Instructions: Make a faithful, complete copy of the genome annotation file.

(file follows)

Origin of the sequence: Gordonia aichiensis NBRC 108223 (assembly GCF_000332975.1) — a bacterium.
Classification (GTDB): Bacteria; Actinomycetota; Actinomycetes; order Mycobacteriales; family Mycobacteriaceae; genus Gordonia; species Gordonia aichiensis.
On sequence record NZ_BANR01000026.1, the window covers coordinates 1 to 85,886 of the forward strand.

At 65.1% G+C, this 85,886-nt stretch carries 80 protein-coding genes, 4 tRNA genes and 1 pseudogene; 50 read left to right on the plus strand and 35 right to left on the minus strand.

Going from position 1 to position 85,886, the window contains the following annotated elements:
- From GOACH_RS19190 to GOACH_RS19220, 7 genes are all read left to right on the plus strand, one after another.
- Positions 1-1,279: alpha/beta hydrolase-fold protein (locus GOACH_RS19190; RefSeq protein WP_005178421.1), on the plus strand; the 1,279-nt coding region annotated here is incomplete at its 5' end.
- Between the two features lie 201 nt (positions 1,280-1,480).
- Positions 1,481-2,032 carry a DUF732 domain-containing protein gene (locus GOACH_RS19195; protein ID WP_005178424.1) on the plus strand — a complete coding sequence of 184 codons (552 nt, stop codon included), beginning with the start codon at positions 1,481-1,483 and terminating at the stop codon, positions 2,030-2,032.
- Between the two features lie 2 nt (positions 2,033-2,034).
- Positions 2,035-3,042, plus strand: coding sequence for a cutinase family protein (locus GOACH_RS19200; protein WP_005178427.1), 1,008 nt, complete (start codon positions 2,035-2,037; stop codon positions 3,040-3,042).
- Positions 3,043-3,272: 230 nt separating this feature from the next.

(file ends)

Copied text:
Origin of the sequence: Gordonia aichiensis NBRC 108223 (assembly GCF_000332975.1) — a bacterium.
Classification (GTDB): Bacteria; Actinomycetota; Actinomycetes; order Mycobacteriales; family Mycobacteriaceae; genus Gordonia; species Gordonia aichiensis.
On sequence record NZ_BANR01000026.1, the window covers coordinates 1 to 85,886 of the forward strand.

At 65.1% G+C, this 85,886-nt stretch carries 80 protein-coding genes, 4 tRNA genes and 1 pseudogene; 50 read left to right on the plus strand and 35 right to left on the minus strand.

Going from position 1 to position 85,886, the window contains the following annotated elements:
- From GOACH_RS19190 to GOACH_RS19220, 7 genes are all read left to right on the plus strand, one after another.
- Positions 1-1,279: alpha/beta hydrolase-fold protein (locus GOACH_RS19190; RefSeq protein WP_005178421.1), on the plus strand; the 1,279-nt coding region annotated here is incomplete at its 5' end.
- Between the two features lie 201 nt (positions 1,280-1,480).
- Positions 1,481-2,032 carry a DUF732 domain-containing protein gene (locus GOACH_RS19195; protein ID WP_005178424.1) on the plus strand — a complete coding sequence of 184 codons (552 nt, stop codon included), beginning with the start codon at positions 1,481-1,483 and terminating at the stop codon, positions 2,030-2,032.
- Between the two features lie 2 nt (positions 2,033-2,034).
- Positions 2,035-3,042, plus strand: coding sequence for a cutinase family protein (locus GOACH_RS19200; protein WP_005178427.1), 1,008 nt, complete (start codon positions 2,035-2,037; stop codon positions 3,040-3,042).
- Positions 3,043-3,272: 230 nt separating this feature from the next.